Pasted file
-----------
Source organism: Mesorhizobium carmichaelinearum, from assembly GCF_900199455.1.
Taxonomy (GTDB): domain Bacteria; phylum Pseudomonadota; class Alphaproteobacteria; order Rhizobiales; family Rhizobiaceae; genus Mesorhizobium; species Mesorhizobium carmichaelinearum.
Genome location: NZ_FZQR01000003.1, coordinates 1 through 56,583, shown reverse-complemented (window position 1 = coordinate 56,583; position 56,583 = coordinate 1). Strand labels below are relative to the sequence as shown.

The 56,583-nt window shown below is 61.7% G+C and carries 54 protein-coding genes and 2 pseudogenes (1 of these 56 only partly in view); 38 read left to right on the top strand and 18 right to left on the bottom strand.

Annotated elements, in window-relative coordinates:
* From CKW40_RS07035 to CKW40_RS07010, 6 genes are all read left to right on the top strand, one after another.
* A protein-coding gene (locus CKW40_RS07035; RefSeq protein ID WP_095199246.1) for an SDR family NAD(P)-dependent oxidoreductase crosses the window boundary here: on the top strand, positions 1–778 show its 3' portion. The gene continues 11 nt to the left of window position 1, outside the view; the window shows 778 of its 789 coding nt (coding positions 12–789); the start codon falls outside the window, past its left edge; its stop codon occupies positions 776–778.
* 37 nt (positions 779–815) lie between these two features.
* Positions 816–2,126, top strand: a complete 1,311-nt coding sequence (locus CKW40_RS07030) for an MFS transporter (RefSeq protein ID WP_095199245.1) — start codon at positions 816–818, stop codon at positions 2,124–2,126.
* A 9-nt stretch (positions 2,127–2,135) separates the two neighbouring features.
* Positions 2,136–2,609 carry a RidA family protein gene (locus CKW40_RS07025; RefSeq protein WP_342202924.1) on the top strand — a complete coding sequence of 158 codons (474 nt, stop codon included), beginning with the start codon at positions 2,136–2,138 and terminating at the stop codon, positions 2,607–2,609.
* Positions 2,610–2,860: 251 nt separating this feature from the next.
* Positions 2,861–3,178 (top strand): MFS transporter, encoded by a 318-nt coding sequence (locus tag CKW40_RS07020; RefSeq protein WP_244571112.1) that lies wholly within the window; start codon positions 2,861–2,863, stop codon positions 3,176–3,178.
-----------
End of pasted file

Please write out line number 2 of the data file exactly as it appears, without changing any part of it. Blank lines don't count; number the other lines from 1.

Taxonomy (GTDB): domain Bacteria; phylum Pseudomonadota; class Alphaproteobacteria; order Rhizobiales; family Rhizobiaceae; genus Mesorhizobium; species Mesorhizobium carmichaelinearum.